Sunday, January 9, 2011 at 5:11 p.m.
Political extremism, loose-cannon comments, and politicians who vaguely or directly imply violence in their rhetoric have occupied airwaves for some time, and finally, the media are calling out the geyser of intolerance
for indirectly causing yesterday's Tucson, Arizona, shooting of Congresswoman Gabrielle Giffords and 11 others, a bloodbath that left six dead. This defining moment in American politics is an appalling example of where political discourse can lead, and describing it as extraordinarily regretful barely encompasses such a tragedy.
One of the first to acknowledge the danger media pundits' and politicians' words was, surprisingly or not, Keith Olbermann. Olbermann already called out Allen West for his unacceptable "incitement to violence"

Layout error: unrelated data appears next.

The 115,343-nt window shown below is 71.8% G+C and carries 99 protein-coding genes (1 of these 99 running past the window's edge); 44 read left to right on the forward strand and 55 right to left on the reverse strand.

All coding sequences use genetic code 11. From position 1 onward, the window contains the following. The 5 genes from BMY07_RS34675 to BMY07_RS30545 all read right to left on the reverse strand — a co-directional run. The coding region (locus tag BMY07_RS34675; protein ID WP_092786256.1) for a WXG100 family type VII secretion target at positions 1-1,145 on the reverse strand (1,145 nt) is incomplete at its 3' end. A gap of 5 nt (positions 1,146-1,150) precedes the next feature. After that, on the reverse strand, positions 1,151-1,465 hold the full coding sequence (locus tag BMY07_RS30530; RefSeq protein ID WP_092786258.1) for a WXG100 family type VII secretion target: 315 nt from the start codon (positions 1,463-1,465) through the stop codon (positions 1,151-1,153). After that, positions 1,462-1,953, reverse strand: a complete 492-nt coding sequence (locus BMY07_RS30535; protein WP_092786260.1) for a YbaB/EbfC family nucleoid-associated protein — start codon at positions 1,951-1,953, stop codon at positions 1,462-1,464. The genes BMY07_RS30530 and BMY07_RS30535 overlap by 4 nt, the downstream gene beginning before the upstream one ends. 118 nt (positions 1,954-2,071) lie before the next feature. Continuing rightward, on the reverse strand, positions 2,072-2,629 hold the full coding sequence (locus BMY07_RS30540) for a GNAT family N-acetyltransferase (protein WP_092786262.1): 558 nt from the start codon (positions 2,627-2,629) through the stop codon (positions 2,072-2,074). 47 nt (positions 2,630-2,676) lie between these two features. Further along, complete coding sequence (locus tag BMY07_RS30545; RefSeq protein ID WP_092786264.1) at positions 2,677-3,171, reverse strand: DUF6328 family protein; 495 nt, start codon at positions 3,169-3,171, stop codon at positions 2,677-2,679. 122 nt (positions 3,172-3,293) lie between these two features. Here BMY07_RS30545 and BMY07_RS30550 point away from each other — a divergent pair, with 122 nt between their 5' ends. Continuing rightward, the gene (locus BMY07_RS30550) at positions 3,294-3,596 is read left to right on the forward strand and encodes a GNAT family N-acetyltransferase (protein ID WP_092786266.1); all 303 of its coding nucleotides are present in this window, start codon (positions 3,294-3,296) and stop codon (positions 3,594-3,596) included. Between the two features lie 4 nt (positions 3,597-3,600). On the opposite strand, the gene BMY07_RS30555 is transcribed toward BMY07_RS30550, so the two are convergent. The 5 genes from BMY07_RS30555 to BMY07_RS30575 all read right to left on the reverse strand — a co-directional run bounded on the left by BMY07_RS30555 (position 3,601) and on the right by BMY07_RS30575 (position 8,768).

and took this opportunity to call out a litany of conservatives (again, including West) for running their mouths, though this issue does not necessarily adhere to party lines.
Sarah Palin -- "She must be repudiated by the members of her own party."
Jesse Kelly -- "He must be repudiated by Arizona's Republican Party."
Allen West -- "He should be repudiated by his constituents and the Republican Congressional Caucus.
Sharron Angle -- "She must be repudiated by her supporters in Nevada."
Tea Party Leaders -- "...must be repudiated by the Republican Party."
Glenn Beck, Bill O'Reilly -- Them too, you get it.
"If all of these are not responsible for what happened in Tucson, they must now be responsible for doing everything they can to make sure Tucson doesn't happen again," Olbermann says.
Olbermann also repudiates
his own words that may have incited violence in any way. The general takeaway: Let's play nice, seriously. On the tails of such a public tragedy, it will be interesting to see if the discourse does indeed shift across party lines. Remember the Rally to Restore Sanity?
Looks like America still has a great deal of work to that end.